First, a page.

Dev Meeting Prometheus Lifecycle September 2014

Brief history

Devproj page

All details

Managing the lifecycle of a user's accounts was always part of our plan for prometheus, but it was pushed back as deadlines approached. A number of designs were considered before one was settled on. Some code was written, but was lost in a combined disk/backup failure. We took this design, wrote some code, and this is what we'll be using.

The current situation

With a few exceptions, roles and entitlements are what tell our systems what a user can and can't do.

We get this roles/entitlements data from a couple of places. Upstream roles come from the school database and grant users the entitlements to have a DICE account - a KDC entry, AFS PTS and VLDB entries and an LDAP record. When a user loses their right to an account, they lose these entitlements.

Or sometimes what happens is that the user will disappear from prometheus's view of the database entirely. This is worse.

And of course, we also manually manage additional (or secondary) roles and entitlements for users.

Why this is horrible

In the context of account lifecycle, this situation is unpleasant because we have no reliable way of knowing when a user's account has ended. This means that we don't know when a grace period should start and end.

Also, we have no way of accurately knowing when we can delete an account.

We can get end dates from the database, but not for all users and they're not always reliable.

Our lack of a grace period means that roles and entitlements are lost as soon as they are lost upstream, so users may find that although their account is still active, they can't do much with it.

Manually added roles and entitlements are different, of course - they don't disappear and so they will persist until they are manually dealt with.

And people who have disappeared from the database view leave their prometheus records as they were before they disappeared - a state of limbo.

This is all a bit horrible.

How lifecycle works (in brief)

So, lifecycle seeks to address these shortcomings...

The University defines different grace periods for different account categories - here. We intend to broadly follow these, with a few adjustments.

The grace periods will be defined through a special entitlement, in the same roles rfe map that the account-granting ones are defined.

The lifecycle code will kick in once a user has lost the account-granting entitlement from upstream.

In essence, what it does is fairly simple - when a user's account ends, lifecycle preserves the entitlements that they've lost for the duration of their grace period (with a few exceptions).

One decision we made was that lifecycle code will also explicitly remove any manually added roles/entitlements from the user's prometheus object (but these will be preserved for the user's grace period).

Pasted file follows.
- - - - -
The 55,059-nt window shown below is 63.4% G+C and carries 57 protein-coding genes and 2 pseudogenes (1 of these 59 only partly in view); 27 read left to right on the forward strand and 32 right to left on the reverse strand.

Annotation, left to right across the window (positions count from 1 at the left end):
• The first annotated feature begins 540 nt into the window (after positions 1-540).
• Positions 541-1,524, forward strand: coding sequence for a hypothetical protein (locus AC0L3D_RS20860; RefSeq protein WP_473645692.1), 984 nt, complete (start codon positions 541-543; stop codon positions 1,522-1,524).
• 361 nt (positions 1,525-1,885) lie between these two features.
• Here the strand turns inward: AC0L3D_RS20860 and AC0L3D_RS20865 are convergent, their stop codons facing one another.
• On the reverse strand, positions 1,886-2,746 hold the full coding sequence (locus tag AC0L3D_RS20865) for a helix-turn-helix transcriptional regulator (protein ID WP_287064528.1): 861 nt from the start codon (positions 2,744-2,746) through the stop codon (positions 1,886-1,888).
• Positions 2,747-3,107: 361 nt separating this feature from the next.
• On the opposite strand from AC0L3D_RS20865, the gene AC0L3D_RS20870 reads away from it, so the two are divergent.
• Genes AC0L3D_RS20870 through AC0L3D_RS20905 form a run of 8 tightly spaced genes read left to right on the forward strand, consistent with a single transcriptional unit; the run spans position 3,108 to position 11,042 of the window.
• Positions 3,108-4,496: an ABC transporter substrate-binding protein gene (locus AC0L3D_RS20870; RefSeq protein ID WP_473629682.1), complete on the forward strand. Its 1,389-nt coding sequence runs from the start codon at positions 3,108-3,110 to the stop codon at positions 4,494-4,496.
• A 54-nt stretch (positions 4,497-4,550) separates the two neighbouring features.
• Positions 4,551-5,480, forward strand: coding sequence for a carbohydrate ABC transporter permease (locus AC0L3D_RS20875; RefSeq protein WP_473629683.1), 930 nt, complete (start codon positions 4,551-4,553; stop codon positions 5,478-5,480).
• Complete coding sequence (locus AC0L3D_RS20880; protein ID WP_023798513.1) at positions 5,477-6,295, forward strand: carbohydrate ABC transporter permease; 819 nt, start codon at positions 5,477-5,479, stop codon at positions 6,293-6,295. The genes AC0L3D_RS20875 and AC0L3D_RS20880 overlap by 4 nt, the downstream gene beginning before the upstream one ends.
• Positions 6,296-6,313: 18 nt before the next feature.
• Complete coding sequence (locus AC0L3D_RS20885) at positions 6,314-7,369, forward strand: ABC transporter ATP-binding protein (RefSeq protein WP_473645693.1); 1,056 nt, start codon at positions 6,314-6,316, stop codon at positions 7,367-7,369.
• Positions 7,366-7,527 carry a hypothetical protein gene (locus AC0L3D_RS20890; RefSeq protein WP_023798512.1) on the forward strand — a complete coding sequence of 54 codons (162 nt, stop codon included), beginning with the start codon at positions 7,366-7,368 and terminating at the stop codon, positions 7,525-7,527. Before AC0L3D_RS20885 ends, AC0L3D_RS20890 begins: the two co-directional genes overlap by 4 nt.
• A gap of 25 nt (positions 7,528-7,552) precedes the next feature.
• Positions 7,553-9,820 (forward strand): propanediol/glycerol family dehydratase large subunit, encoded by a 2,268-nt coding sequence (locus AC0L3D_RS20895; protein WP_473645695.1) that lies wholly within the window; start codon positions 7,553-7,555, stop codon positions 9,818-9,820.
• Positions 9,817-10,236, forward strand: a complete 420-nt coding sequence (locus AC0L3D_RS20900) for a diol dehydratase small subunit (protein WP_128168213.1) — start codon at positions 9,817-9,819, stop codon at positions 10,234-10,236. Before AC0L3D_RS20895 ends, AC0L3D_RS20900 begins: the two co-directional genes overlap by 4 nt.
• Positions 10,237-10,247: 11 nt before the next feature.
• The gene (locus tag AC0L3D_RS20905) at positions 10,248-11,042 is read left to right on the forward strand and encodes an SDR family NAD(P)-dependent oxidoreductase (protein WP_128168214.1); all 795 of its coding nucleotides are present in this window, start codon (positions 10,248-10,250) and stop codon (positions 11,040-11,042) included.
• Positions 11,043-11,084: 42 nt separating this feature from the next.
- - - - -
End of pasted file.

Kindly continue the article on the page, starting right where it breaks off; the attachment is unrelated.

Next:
Changes to roles/entitlements

For all of this to work, we need to add a bit of complexity to the way entitlements are defined in roles rfe maps.

Firstly, prometheus/grace:X (where X is a number of days) is the special entitlement for applying a grace period to a user.

For other entitlements, we add some prefix characters to give them meaning for lifecycle...


Preserved entitlements are the default case and will be preserved for the user's grace period.

Fixed entitlements are preserved until they are manually removed.

No-grace entitlements are not preserved for any grace period.

Negated entitlements will remove an entitlement from a user. These have been around for a long time, but I don't think ever used.

An rfe readme file will be provided summarising all of this.

Changes to prometheus

These changes mean that a user's entity record in prometheus needs to maintain a certain amount of state - that is, not just what it is now, but what it was before, so this involves tracking the various types of entitlements. Fixed and preserved entitlements are collectively known as "protected" entitlements.

Prometheus's Role Expander conduit builds a full list of entitlements for each user. In the case of a user who is in their grace period, this now means adding any protected entitlements which may have been lost back to the list.

Account and grace end dates will also be maintained.

As prometheus's store is LDAP, this allows us to easily query and modify the data. For example, setting a different expiry date for one entitlement, or setting the expiry date for all of a user's entitlements to 'today'.

There's a tool, called prometheus-lifecycle, to assist with these kinds of things. As well as one-off changes, it will be used to produce daily summary reports.


This has been running on a test server, with real data, for quite some time now.

We plan to put it into service once the current period of database flux has ended. It seemed unwise to implement a system so heavily dependent on roles from the database at the same time as those roles themselves are undergoing significant transition.

-- TobyBlake - 15 Sep 2014

Topic revision: r1 - 15 Sep 2014 - 10:22:59 - TobyBlake
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